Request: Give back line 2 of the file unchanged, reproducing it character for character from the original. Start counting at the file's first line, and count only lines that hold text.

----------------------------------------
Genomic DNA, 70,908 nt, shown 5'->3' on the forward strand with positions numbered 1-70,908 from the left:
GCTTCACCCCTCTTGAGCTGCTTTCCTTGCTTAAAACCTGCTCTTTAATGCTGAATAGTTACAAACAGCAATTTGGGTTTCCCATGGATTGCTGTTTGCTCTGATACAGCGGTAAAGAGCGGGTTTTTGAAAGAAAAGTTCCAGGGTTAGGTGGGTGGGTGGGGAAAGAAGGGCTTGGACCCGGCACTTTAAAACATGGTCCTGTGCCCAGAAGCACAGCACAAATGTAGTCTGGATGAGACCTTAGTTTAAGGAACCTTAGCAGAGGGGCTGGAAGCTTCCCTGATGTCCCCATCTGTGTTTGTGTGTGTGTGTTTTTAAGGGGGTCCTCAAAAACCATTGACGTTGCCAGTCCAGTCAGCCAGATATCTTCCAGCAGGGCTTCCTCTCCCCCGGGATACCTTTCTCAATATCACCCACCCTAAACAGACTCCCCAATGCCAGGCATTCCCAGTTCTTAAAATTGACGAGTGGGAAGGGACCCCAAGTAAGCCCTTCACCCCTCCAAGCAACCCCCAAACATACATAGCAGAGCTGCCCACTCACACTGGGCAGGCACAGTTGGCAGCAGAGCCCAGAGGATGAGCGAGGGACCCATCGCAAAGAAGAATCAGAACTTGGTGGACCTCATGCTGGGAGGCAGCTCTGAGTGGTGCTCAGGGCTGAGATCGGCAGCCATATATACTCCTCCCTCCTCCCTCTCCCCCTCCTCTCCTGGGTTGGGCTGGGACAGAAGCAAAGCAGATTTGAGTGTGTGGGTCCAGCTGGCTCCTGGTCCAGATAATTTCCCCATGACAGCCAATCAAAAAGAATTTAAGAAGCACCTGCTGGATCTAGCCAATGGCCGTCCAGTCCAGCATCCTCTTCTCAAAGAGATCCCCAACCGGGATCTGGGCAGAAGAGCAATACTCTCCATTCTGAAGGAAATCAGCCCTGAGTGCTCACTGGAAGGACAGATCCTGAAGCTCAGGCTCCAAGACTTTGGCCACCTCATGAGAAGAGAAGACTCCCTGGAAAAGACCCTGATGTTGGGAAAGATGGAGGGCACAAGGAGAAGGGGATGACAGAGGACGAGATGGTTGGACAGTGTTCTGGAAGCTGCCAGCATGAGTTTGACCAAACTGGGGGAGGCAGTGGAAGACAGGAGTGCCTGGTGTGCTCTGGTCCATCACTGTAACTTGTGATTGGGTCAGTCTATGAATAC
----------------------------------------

GCTTCACCCCTCTTGAGCTGCTTTCCTTGCTTAAAACCTGCTCTTTAATGCTGAATAGTTACAAACAGCAATTTGGGTTTCCCATGGATTGCTGTTTGCTCTGATACAGCGGTAAAGAGCGGGTTTTTGAAAGAAAAGTTCCAGGGTTAGGTGGGTGGGTGGGGAAAGAAGGGCTTGGACCCGGCACTTTAAAACATGGTCCTGTGCCCAGAAGCACAGCACAAATGTAGTCTGGATGAGACCTTAGTTTAAGGAACCTTAGCAGAGGGGCTGGAAGCTTCCCTGATGTCCCCATCTGTGTTTGTGTGTGTGTGTTTTTAAGGGGGTCCTCAAAAACCATTGACGTTGCCAGTCCAGTCAGCCAGATATCTTCCAGCAGGGCTTCCTCTCCCCCGGGATACCTTTCTCAATATCACCCACCCTAAACAGACTCCCCAATGCCAGGCATTCCCAGTTCTTAAAATTGACGAGTGGGAAGGGACCCCAAGTAAGCCCTTCACCCCTCCAAGCAACCCCCAAACATACATAGCAGAGCTGCCCACTCACACTGGGCAGGCACAGTTGGCAGCAGAGCCCAGAGGATGAGCGAGGGACCCATCGCAAAGAAGAATCAGAACTTGGTGGACCTCATGCTGGGAGGCAGCTCTGAGTGGTGCTCAGGGCTGAGATCGGCAGCCATATATACTCCTCCCTCCTCCCTCTCCCCCTCCTCTCCTGGGTTGGGCTGGGACAGAAGCAAAGCAGATTTGAGTGTGTGGGTCCAGCTGGCTCCTGGTCCAGATAATTTCCCCATGACAGCCAATCAAAAAGAATTTAAGAAGCACCTGCTGGATCTAGCCAATGGCCGTCCAGTCCAGCATCCTCTTCTCAAAGAGATCCCCAACCGGGATCTGGGCAGAAGAGCAATACTCTCCATTCTGAAGGAAATCAGCCCTGAGTGCTCACTGGAAGGACAGATCCTGAAGCTCAGGCTCCAAGACTTTGGCCACCTCATGAGAAGAGAAGACTCCCTGGAAAAGACCCTGATGTTGGGAAAGATGGAGGGCACAAGGAGAAGGGGATGACAGAGGACGAGATGGTTGGACAGTGTTCTGGAAGCTGCCAGCATGAGTTTGACCAAACTGGGGGAGGCAGTGGAAGACAGGAGTGCCTGGTGTGCTCTGGTCCATCACTGTAACTTGTGATTGGGTCAGTCTATGAATAC